Letter to Editor "Barret’s Esophagus Screening: An Inevitable Urge For Gastroenterologists"
The presence of benign esophageal diseases including gastroesophageal reflux disease, barrets esophagus,hiatal hernia and achalasia have been arousing the curiosity of young clinicians , scientists and researchers for decades and years to follow.1 Dyspepsia is one of the most common symptoms experienced by the patients and witnessed by the doctors during routine clinical consultations. This does accompany regurgitation of food, bad taste in mouth early morning, chest pain and sometimes alarm symptoms including hematemesis, malena, unintentional weight loss and dysphagia.That is the point where one has to rethink and diagnosis treatment strategies and review patients accordingly.2
Barrett’s oesophagus is defined as ‘an oesophagus in which any portion of the normal squamous lining has been replaced by metaplastic columnar epithelium. Barrets esophagus is a benign condition with a potential to transform to oesophageal carcinoma.3 There is a long history gastroesopheal reflux disease symptoms. In our country there is a trend of self medicating oneself before coming to any physician in the general practice who also treats the patients for years before referral to gastroenterologist who can think out of the box and do invasive investigations like endoscopy, CT chest and non invasive one like barium swallow. Most of the people ponder over when is right moment for screening the patients for Barrets esophagus and Esophageal Cancer Screening. A lot depends on the biopsy report and its findings in terms of having low grade, indefinite for dysplasia and high grade dysplasia.4
Low grade dysplasia in terms of surveillance carries less significance in which the guidelines suggest the time interval can be enhanced to 2-3 years in case of permanent regression with proton pump inhibitors given for 8 weeks The high grade dysplasia is an alarm finding for any gastroenterologist requirement more aggressive screening and management as there is a 30-40% risk of oesophageal carcinoma.5 This will need discussion by multidisciplinary teams including gastroenterologists, oncologists and pathologists as well.5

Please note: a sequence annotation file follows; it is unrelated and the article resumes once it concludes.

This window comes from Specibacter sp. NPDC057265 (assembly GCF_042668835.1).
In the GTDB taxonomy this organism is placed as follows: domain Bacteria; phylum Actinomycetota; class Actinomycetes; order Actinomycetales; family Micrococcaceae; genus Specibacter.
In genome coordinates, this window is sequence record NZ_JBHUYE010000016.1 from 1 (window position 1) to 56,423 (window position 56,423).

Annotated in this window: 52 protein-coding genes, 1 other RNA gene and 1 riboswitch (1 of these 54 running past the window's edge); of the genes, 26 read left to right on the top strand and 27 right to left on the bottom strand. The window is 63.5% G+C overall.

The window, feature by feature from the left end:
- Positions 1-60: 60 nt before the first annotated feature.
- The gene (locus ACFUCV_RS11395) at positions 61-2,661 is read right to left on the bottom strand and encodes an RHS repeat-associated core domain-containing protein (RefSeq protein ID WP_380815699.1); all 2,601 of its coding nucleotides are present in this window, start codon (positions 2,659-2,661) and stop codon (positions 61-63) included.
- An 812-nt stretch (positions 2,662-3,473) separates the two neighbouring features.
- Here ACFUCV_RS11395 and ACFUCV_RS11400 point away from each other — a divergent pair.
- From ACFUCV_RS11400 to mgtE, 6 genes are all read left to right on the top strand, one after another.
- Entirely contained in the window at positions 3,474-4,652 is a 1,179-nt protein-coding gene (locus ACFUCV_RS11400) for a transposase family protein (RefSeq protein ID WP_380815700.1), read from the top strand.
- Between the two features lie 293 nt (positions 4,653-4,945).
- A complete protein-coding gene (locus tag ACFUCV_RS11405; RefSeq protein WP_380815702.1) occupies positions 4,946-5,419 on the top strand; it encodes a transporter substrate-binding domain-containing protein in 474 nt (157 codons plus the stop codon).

There is usage of proton pump inhibitors for years by the patients that is itself a risk factor for complications such as atrophic gastritis, pernicious anaemia, osteoporosis and even cancer.6 The resistance of symptoms to standard and even high doses of proton pump inhibitors is an indication for endoscopy as well. The role of PPI in asymptomatic patients is not substantiated by enough evidence in the literature However, in clinical practice, most patients are advised long term PPI based on the premise that chronic acid exposure may contribute towards Barrett’s Esophagus.6 So the bottom line is that there should be no hesitation in expediting the referral of such patients for urgent gastroenterology consultation who may do subsequent endoscopy after thorough examination of the patients.
American Gastroenterological Association has strong recommendations for screening for Barrett oesophagus in patients older than 50 years with symptomatic GERD and at least one additional risk factor for oesophageal adenocarcinoma.7 Almost similar guidelines have been formulated by other reputed societies as well including British Society Of Gastroenterology. There is a phobia of endoscopies in general public and they are reluctant to do them. But once the indication is clear then the patient should be counselled thorough as in case of oesophageal cancer for which a Barrets Oesophagus is a risk factor, early diagnosis is the key as surgery is curative. Indeed it is and should be irresistible urge for gastroenterologists to screen such patients.7
Copyright (c) 2022 Jibran Umar Ayub Khan, Azhar Zahir Shah, Ayesha Qaisar, Ayesha Gul
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